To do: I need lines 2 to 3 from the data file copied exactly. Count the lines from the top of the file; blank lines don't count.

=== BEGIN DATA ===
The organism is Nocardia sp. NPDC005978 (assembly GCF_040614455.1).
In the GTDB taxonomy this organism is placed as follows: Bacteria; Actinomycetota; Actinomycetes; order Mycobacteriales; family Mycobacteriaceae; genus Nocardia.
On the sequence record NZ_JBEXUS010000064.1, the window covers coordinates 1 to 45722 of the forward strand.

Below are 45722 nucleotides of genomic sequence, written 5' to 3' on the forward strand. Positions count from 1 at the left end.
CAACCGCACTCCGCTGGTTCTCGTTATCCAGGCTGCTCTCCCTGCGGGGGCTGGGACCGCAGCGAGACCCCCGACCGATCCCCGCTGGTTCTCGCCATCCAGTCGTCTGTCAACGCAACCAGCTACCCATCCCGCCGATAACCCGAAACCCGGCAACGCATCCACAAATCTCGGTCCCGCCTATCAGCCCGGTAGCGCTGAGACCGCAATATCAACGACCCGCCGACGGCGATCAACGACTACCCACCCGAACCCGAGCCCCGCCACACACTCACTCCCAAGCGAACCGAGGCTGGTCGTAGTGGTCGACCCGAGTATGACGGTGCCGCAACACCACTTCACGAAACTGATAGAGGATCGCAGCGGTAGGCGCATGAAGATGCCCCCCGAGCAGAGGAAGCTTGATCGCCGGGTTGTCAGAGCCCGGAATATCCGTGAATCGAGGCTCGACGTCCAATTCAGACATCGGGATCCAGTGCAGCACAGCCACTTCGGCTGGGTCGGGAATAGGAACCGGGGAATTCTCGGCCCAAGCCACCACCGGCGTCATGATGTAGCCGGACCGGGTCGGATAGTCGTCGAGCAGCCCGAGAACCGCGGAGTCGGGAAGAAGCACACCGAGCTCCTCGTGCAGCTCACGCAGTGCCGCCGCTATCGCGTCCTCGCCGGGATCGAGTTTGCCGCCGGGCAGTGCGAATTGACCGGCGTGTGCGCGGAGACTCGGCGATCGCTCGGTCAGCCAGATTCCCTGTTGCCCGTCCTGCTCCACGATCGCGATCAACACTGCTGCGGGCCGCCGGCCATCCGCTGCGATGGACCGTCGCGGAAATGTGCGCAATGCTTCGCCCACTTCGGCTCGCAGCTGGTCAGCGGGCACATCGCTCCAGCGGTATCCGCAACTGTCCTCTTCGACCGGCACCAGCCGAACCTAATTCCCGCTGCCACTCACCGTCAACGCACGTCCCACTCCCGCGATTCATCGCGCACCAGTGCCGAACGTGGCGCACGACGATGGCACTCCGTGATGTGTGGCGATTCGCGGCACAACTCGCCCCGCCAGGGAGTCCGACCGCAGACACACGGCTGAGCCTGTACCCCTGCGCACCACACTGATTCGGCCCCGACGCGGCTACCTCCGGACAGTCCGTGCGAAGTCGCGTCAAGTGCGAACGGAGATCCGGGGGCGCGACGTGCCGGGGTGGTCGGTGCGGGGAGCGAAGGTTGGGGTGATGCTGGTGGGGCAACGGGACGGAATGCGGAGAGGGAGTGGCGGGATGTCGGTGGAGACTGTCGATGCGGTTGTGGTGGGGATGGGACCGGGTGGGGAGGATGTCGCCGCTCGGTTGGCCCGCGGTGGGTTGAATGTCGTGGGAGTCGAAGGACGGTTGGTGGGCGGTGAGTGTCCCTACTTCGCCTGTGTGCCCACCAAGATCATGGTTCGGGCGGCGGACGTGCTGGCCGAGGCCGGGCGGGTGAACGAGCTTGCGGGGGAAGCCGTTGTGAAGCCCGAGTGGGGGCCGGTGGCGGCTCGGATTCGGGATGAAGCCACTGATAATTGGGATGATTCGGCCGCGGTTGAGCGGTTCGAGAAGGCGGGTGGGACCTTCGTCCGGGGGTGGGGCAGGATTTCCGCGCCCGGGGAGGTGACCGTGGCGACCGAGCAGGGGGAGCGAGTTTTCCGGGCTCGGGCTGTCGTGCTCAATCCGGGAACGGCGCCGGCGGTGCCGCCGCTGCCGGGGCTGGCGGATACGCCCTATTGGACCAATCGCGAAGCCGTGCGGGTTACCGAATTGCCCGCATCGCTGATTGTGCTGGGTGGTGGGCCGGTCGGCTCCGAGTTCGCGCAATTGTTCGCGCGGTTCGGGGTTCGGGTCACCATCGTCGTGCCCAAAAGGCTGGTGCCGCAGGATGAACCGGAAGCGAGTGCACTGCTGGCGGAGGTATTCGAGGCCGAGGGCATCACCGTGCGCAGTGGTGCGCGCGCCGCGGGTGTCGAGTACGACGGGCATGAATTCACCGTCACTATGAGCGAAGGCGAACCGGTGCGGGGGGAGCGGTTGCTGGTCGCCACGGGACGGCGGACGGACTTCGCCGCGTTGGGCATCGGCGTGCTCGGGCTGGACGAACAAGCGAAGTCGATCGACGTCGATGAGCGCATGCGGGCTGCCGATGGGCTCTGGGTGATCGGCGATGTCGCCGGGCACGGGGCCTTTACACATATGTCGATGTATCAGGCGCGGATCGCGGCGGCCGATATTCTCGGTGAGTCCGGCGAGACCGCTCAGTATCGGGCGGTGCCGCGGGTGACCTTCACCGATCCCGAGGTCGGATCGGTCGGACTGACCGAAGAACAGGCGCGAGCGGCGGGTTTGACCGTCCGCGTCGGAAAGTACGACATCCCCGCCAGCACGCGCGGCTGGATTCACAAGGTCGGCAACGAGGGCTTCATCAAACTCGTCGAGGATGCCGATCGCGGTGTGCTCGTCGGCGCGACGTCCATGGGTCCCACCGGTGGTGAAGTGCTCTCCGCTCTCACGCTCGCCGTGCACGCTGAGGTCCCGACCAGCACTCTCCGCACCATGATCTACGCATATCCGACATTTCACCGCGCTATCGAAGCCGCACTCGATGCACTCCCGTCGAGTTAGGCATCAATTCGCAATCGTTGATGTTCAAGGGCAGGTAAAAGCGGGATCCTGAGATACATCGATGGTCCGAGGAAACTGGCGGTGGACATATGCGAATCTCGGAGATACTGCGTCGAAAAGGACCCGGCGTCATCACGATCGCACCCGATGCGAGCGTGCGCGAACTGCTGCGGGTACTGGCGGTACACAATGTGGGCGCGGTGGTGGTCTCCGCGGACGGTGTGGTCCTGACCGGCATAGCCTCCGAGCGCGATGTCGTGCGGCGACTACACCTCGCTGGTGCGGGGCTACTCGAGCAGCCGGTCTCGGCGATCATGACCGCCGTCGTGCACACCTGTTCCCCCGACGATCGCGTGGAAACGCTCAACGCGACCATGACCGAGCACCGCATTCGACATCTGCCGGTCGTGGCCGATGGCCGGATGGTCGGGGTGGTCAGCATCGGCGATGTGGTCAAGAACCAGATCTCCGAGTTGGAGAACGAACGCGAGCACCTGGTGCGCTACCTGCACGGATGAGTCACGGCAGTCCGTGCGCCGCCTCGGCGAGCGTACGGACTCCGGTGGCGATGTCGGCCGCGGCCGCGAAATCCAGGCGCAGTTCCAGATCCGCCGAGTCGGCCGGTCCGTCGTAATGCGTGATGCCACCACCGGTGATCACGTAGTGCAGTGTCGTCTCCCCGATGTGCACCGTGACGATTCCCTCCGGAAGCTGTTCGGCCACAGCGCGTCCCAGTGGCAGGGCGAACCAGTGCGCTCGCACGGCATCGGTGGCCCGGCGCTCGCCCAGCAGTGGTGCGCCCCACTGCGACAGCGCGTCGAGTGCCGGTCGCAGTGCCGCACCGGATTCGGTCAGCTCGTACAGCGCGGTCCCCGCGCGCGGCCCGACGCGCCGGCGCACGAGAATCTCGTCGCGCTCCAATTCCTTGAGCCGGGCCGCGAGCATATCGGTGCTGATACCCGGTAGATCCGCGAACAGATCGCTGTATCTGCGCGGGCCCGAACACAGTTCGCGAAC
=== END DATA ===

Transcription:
In the GTDB taxonomy this organism is placed as follows: Bacteria; Actinomycetota; Actinomycetes; order Mycobacteriales; family Mycobacteriaceae; genus Nocardia.
On the sequence record NZ_JBEXUS010000064.1, the window covers coordinates 1 to 45722 of the forward strand.